In 1956 he made his last recording of Le Sacre, a studio account in stereo for RCA with the Paris Conservatoire Orchestra. In his biography of Monteux, Pierre Monteux, Maître (2003) the conductor, John Canarina laments that the record company didn’t wait until Monteux performed the piece in Boston the following year. Hearing this live account now I can only agree with him. The Paris performance, though captured in good stereo sound, is a tepid affair, in which the orchestra sounds by turns tentative and uninspired. By contrast this Boston version shows what Monteux could achieve when he had a fully engaged virtuoso band at his disposal. True, the sound is not as good as that on the Paris stereo recording – there’s a lack of front-to-back depth at times and the recording is somewhat close. Also there are times when the percussion distorts significantly. It must be said too that although the BSO plays superbly there are one or two slips, as one often finds in live performance. Thus, for instance, the bassoonist falters momentarily when he repeats his opening solo. However, the few such minor lapses didn’t spoil my pleasure and they convey the feeling of a live, unedited occasion.

However, to compensate for any sonic deficiencies you get a reading of real bite and rhythmic drive. As a performance this is the real deal. It’s not flashy but it has great spirit and urgency, though the tempi are never unduly pressed  – remember that, unlike many conductors who essay Le Sacre, Monteux had significant experience of directing the work in the pit. Frequently I marvelled at the fact that Monteux could inspire such an energetic performance eight days after his eighty-second birthday. And though the extrovert moments are tremendously exciting I found that just as impressive are the quieter passages, such as the openings to both Part I and Part II, where Monteux achieves fine clarity of texture. As far as I’m aware this hugely impressive reading has never been available on CD before – I think it had limited circulation years ago on a small LP label – and Guild deserve our thanks for making it available. It shows Monteux’s association with Le Sacre in a far better light than did the RCA recording.

The other performances all come from Monteux’s time in San Francisco and, specifically, from the fortnightly contributions that he and his orchestra made to a Sunday evening series of radio broadcasts sponsored by Standard Oil – on alternate weeks the Los Angeles Philharmonic provided the broadcasts. Robert Matthew- Walker asserts in his notes that the Rimsky-Korsakov pieces are here “brought together as a collection for the first time on CD” but I’m afraid that’s not so. All these performances, and the Borodin piece too, were included in the Music & Arts box Sunday Evenings with Pierre Monteux (CD –978 and later reissued in an expanded form as CD-1192). This collection was reviewed most enthusiastically by Jonathan Woolf.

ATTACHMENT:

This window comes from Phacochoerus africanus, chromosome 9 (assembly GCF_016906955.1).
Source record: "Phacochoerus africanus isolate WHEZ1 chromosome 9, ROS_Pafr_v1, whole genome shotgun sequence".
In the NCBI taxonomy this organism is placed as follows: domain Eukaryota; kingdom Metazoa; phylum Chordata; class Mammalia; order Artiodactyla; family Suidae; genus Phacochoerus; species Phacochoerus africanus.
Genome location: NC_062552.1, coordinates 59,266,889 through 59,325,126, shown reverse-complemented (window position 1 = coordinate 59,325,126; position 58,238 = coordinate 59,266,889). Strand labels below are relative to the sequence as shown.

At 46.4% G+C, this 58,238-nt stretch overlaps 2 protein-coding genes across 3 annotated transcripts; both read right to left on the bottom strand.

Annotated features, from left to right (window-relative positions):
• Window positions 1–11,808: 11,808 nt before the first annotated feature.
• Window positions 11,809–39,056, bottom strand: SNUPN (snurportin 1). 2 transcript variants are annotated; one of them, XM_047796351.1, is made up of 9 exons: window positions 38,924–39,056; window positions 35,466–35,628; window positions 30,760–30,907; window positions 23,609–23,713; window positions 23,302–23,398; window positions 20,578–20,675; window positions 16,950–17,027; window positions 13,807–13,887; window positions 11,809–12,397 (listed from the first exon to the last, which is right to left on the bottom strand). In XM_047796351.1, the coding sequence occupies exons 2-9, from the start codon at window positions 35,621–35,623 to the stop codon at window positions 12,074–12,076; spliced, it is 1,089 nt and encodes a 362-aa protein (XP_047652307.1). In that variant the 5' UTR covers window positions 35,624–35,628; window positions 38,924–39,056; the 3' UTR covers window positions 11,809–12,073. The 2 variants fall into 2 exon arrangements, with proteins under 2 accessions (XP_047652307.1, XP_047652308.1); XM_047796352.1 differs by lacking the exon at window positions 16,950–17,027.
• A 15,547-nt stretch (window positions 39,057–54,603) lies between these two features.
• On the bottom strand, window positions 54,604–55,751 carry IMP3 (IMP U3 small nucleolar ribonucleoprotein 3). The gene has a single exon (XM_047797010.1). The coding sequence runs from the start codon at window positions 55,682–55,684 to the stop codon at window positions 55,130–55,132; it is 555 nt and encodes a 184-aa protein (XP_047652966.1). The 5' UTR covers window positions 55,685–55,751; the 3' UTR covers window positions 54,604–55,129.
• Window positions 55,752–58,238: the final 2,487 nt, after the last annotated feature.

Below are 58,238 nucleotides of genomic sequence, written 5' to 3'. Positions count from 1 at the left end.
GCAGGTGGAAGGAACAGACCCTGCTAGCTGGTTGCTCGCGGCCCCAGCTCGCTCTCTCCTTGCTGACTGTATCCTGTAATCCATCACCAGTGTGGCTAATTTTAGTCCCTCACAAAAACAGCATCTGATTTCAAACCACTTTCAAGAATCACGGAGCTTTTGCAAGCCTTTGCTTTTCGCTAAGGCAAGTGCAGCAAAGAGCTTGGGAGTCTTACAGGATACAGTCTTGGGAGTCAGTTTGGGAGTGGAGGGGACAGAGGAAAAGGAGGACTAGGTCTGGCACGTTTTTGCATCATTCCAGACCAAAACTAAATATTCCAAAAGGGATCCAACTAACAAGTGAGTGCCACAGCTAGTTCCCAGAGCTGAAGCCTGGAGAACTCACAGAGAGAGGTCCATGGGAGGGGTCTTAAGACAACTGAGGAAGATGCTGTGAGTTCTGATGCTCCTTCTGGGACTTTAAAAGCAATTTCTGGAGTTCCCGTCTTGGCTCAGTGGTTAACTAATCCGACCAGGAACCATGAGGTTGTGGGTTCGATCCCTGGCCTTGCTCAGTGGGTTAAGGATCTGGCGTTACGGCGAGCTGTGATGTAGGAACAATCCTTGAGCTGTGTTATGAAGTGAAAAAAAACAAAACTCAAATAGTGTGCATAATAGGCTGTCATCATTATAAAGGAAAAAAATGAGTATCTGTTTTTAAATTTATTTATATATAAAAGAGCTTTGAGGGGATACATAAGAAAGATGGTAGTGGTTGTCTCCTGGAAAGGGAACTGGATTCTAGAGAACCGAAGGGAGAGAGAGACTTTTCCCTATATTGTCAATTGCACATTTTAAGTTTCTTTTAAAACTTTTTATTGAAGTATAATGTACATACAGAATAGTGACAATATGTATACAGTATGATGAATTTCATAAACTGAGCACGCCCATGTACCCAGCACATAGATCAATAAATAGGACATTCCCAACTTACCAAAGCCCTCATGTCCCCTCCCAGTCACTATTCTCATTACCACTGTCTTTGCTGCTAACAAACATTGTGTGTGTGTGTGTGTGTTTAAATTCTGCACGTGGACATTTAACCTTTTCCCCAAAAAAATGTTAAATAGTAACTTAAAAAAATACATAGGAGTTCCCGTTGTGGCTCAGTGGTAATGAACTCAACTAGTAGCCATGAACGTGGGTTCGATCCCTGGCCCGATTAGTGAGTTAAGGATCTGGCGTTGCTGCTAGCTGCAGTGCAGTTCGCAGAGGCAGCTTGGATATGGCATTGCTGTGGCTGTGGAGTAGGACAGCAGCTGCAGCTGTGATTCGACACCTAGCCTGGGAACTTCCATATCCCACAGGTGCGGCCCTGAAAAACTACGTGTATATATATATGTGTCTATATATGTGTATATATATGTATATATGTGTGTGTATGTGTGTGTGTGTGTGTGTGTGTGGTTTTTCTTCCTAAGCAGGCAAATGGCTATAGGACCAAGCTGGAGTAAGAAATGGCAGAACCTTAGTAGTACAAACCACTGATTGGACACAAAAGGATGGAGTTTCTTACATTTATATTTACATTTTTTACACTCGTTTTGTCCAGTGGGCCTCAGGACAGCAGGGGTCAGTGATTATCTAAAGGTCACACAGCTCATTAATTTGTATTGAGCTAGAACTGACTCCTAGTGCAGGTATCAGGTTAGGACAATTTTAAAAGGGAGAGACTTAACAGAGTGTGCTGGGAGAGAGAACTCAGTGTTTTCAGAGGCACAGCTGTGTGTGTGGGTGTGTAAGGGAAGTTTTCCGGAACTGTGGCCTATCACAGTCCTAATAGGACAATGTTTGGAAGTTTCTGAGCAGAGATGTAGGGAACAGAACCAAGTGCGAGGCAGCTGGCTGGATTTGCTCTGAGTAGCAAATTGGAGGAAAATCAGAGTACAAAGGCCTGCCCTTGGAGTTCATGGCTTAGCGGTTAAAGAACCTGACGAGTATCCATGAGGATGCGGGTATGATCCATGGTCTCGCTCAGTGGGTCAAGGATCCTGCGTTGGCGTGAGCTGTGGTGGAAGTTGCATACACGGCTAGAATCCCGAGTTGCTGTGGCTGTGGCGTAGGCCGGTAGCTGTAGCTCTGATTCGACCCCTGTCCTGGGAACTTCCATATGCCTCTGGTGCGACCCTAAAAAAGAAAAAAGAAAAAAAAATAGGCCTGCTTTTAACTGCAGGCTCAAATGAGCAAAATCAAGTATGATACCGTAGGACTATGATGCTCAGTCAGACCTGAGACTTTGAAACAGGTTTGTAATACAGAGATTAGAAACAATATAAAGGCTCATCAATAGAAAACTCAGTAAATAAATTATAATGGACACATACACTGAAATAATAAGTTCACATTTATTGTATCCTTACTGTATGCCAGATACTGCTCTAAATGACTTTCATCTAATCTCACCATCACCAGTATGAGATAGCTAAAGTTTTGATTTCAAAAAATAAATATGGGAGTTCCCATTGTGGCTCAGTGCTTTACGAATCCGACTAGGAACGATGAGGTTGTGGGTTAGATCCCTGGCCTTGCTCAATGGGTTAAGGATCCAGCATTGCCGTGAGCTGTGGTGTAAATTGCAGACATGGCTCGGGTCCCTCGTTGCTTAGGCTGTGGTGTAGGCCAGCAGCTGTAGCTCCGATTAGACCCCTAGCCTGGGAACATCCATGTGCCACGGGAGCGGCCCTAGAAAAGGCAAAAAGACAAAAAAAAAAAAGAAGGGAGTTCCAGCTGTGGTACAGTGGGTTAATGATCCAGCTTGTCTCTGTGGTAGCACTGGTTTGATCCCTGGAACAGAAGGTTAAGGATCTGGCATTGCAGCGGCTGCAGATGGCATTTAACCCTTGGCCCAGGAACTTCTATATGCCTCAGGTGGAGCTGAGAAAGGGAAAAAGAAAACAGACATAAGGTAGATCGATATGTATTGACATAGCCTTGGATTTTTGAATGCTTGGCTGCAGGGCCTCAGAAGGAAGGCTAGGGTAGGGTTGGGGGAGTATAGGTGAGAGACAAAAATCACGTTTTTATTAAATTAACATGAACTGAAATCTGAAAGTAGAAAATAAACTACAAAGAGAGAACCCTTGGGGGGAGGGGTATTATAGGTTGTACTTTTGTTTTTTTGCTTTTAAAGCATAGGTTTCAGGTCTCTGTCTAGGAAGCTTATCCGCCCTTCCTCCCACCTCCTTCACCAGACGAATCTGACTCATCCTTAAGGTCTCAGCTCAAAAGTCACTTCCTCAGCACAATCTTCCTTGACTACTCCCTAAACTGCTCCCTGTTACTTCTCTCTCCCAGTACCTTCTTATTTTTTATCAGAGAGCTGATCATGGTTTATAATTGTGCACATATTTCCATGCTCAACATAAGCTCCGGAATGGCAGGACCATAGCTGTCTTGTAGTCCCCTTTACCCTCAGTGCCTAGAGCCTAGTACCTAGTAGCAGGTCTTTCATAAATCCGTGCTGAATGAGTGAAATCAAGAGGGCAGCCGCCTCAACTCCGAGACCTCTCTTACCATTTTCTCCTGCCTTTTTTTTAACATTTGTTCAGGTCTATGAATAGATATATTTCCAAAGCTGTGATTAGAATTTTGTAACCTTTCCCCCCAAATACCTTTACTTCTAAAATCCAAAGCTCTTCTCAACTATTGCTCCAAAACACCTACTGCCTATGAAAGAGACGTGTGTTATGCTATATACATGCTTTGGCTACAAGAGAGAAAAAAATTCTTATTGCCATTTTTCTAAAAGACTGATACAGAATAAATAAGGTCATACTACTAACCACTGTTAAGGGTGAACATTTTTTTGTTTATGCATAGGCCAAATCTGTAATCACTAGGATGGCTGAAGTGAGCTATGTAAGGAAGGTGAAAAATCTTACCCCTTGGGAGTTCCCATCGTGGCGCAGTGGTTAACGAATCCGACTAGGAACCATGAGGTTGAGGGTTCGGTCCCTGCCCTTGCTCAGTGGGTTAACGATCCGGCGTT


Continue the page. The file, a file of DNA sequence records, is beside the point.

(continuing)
The performances are all most enjoyable though the Borodin is given in a slightly truncated form, I believe, and anyway I never see the point in doing this piece without chorus. The Russian Easter Festival Overture receives a colourful and spirited reading and I also enjoyed the magical, glittering quiet start to Christmas Night. Comparing the transfers of these San Francisco recordings with those on Music & Arts, the Guild versions have more warmth and body – I suspect the transfer has been more interventionist. Purists may object but, though the Music & Arts transfers are fully acceptable, I preferred the listening experience provided by Guild. The sound quality varies somewhat: the Christmas Night recording, which is the oldest, is the most beset by surface noise. Though no recording location is specified I assume that all these performances took place in the War Memorial Opera House, San Francisco, which was the orchestra’s home in those days.